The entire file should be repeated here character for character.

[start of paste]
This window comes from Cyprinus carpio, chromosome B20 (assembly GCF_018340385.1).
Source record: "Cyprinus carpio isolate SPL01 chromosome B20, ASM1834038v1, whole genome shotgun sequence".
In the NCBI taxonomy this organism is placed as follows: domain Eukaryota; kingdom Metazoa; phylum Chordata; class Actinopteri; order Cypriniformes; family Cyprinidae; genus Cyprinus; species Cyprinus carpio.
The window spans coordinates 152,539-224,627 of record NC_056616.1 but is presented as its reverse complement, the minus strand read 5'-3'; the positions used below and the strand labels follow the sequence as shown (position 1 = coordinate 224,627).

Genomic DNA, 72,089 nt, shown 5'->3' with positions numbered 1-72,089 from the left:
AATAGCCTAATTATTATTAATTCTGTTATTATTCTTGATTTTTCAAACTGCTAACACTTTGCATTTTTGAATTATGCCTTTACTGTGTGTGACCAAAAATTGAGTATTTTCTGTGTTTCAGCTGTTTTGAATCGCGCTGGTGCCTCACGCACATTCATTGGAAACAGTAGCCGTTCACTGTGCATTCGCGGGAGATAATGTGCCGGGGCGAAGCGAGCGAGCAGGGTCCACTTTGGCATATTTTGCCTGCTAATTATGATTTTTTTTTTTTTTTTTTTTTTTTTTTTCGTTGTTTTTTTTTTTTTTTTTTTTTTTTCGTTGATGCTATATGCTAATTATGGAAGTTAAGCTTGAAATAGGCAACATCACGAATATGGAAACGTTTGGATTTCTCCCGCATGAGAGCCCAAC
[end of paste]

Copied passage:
This window comes from Cyprinus carpio, chromosome B20 (assembly GCF_018340385.1).
Source record: "Cyprinus carpio isolate SPL01 chromosome B20, ASM1834038v1, whole genome shotgun sequence".
In the NCBI taxonomy this organism is placed as follows: domain Eukaryota; kingdom Metazoa; phylum Chordata; class Actinopteri; order Cypriniformes; family Cyprinidae; genus Cyprinus; species Cyprinus carpio.
The window spans coordinates 152,539-224,627 of record NC_056616.1 but is presented as its reverse complement, the minus strand read 5'-3'; the positions used below and the strand labels follow the sequence as shown (position 1 = coordinate 224,627).

Genomic DNA, 72,089 nt, shown 5'->3' with positions numbered 1-72,089 from the left:
AATAGCCTAATTATTATTAATTCTGTTATTATTCTTGATTTTTCAAACTGCTAACACTTTGCATTTTTGAATTATGCCTTTACTGTGTGTGACCAAAAATTGAGTATTTTCTGTGTTTCAGCTGTTTTGAATCGCGCTGGTGCCTCACGCACATTCATTGGAAACAGTAGCCGTTCACTGTGCATTCGCGGGAGATAATGTGCCGGGGCGAAGCGAGCGAGCAGGGTCCACTTTGGCATATTTTGCCTGCTAATTATGATTTTTTTTTTTTTTTTTTTTTTTTTTTTCGTTGTTTTTTTTTTTTTTTTTTTTTTTTCGTTGATGCTATATGCTAATTATGGAAGTTAAGCTTGAAATAGGCAACATCACGAATATGGAAACGTTTGGATTTCTCCCGCATGAGAGCCCAAC